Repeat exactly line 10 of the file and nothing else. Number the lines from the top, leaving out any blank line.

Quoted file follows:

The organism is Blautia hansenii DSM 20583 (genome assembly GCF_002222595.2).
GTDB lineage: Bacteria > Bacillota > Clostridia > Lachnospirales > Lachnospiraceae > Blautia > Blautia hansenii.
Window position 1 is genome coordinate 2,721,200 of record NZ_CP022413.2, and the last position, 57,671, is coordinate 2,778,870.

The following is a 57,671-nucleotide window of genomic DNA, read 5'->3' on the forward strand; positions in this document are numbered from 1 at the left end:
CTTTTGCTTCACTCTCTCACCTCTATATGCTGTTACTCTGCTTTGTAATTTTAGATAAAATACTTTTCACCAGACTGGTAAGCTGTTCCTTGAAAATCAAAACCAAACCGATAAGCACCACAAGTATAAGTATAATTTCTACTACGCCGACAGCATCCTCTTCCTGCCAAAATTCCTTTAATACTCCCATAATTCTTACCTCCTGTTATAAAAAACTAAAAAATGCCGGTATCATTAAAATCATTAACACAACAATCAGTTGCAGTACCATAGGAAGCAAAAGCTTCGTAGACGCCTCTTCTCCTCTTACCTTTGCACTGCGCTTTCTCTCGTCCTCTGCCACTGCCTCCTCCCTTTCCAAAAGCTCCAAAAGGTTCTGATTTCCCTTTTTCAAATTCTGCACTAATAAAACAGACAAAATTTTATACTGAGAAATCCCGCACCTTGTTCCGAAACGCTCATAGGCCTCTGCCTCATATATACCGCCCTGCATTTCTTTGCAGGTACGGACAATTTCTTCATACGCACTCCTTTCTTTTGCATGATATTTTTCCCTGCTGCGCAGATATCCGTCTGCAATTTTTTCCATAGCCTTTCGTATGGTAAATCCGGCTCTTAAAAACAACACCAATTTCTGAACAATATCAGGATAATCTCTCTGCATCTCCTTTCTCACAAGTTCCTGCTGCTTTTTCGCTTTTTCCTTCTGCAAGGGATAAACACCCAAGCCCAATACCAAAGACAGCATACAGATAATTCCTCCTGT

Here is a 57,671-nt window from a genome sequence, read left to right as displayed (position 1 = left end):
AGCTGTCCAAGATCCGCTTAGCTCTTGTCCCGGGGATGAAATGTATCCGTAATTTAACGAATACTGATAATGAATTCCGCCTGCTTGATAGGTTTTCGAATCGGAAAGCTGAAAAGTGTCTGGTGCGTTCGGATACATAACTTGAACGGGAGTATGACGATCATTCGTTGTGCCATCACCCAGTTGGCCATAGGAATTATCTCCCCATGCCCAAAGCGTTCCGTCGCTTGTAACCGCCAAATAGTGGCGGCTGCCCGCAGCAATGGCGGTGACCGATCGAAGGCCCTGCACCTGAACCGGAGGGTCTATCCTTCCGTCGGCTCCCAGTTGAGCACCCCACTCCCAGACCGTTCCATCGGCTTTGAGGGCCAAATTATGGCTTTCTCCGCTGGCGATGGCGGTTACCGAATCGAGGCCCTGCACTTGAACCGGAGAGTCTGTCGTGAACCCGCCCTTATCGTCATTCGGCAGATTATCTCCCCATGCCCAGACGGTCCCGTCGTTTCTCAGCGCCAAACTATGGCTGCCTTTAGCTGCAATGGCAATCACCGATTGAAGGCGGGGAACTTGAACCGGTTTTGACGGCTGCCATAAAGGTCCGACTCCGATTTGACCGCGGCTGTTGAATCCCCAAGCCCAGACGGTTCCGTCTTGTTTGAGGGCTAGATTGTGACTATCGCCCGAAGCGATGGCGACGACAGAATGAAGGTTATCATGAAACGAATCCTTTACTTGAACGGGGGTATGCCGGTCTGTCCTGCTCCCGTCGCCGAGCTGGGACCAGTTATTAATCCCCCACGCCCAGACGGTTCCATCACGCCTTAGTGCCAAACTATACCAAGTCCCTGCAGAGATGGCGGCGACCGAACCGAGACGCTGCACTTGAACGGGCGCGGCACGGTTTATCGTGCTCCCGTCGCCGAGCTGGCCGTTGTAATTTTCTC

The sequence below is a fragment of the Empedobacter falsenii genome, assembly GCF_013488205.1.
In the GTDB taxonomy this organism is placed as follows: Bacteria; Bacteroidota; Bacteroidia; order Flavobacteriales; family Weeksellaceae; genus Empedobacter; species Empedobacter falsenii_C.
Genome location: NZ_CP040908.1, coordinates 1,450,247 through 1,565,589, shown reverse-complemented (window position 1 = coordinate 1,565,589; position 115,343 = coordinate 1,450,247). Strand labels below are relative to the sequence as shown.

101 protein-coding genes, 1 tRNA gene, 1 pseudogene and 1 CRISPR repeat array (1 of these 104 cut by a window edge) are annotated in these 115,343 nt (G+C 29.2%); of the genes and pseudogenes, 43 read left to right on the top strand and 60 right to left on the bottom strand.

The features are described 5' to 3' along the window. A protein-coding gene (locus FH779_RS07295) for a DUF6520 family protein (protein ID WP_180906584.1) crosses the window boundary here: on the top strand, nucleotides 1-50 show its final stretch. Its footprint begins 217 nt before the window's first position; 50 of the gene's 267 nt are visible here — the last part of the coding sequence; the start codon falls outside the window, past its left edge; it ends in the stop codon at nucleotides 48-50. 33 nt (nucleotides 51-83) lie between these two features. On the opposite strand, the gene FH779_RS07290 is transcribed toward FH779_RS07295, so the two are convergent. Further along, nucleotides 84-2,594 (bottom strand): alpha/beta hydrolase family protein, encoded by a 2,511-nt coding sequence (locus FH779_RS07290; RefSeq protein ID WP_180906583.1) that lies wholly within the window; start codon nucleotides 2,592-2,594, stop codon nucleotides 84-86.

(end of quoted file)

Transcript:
Genome location: NZ_CP040908.1, coordinates 1,450,247 through 1,565,589, shown reverse-complemented (window position 1 = coordinate 1,565,589; position 115,343 = coordinate 1,450,247). Strand labels below are relative to the sequence as shown.